The Latin phrase sine qua non translates into ‘without which, there is nothing.’ People with Parkinson’s disease (PD) who participate in research are the sine qua non of the research team. Marilyn Neault is the first-ever person with Parkinson’s who is helping the Parkinson’s Foundation guide its Parkinson’s Outcomes Project, the largest clinical study of Parkinson’s. As a steering committee member, she voices the viewpoints of people with Parkinson’s as they relate to the groundbreaking study.
“I find it both humbling and exciting to be a ‘patient voice,’ expressing my own viewpoint while channeling the viewpoints of others,” Marilyn said. As Marilyn puts it, as a member of the steering committee, she weighs in on multiple large-scale issues on behalf of people living with the disease:
- How would we (people with Parkinson’s) react, when our care team asks to deposit each chapter of our personal medical stories into an information library, with our names replaced by numbers?
- Can we understand the forms and explanations?
- How can the study shine a light on our problems, and predict what would help?
- What motivates us to attend visits on schedule?
- What would convince us that our participation is valuable?
With fiercely dedicated effort, since 2009 the Parkinson’s Outcomes Project team keeps essential data anonymized from more than 13,000 patients and growing to include two dozen Parkinson’s Foundation Centers of Excellence around the world.
“I have the greatest respect for my fellow steering committee members, who contribute topnotch knowledge, sensitivity and teamwork,” Marilyn said. “Steering committee meetings focus on nurturing the data set, harvesting ripe fruit and feeding the research efforts of scientists, to improve care in areas that make a difference to people with Parkinson’s.”
Marilyn’s dedication is already impacting the steering committee. "People like Marilyn bring expertise from the lived experience of Parkinson's that is invaluable in informing what we do and ensuring that how we do it is respectful of the interests and abilities of the participants,” said Connie Maras, Parkinson’s Outcomes Project principal investigator. “Marilyn's combination of experience as a person with PD and a researcher gives her a unique ability to inform what we do."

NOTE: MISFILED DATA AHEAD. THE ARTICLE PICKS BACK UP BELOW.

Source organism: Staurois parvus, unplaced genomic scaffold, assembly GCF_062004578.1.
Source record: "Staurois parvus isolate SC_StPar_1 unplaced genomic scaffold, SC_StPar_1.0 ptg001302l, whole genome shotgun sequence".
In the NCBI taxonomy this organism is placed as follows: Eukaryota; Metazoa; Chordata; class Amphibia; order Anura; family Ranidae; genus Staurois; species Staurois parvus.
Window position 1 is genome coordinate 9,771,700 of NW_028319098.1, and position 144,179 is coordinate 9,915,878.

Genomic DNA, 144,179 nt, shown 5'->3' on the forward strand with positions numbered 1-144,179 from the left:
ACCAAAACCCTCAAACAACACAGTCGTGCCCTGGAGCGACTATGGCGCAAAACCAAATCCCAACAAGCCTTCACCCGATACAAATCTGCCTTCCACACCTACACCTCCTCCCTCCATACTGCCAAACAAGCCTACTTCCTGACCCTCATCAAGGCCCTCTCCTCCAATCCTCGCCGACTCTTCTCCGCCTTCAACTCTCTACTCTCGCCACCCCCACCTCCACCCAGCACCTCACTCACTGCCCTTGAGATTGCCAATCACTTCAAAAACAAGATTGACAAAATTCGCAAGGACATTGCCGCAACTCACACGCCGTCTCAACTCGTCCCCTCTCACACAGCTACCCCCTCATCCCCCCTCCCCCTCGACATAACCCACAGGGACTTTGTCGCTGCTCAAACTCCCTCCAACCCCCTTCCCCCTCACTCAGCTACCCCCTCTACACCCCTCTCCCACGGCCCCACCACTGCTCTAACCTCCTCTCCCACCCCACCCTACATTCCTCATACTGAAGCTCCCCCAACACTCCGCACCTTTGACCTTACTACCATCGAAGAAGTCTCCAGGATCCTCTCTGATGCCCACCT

As a retired clinician and researcher from the auditory field, Marilyn appreciates the committee’s effectiveness. “The committee’s focus reminds me of the fortune-cookie saying, ‘To be a difference, a difference must make a difference.’”
After attending her first in-person meeting with the steering committee, she felt incredibly grateful that “so many bright, busy people are working hard on a problem that I have. The committee members have adopted our challenge, Parkinson’s, as their own. Research participants with Parkinson’s should feel devoted to holding up our end of the bargain.”
Her Parkinson’s Foundation engagement has also inspired her. “Witnessing my fellow committee members’ dedication to improving the quality of my life makes me take better care of myself, exercising more, eating better and nurturing friendships,” Marilyn said. “The Parkinson’s Foundation’s commitment to using the Parkinson’s Outcomes Project for maximum benefit illustrates why giving to the Foundation, and encouraging others to do so, gives donors the opportunity in this endeavor.”
Marilyn's advice to her fellow PD community is simple: “Participate, prepare for scheduled appointments and provide complete information.”
Learn more about the Parkinson’s Outcomes Project.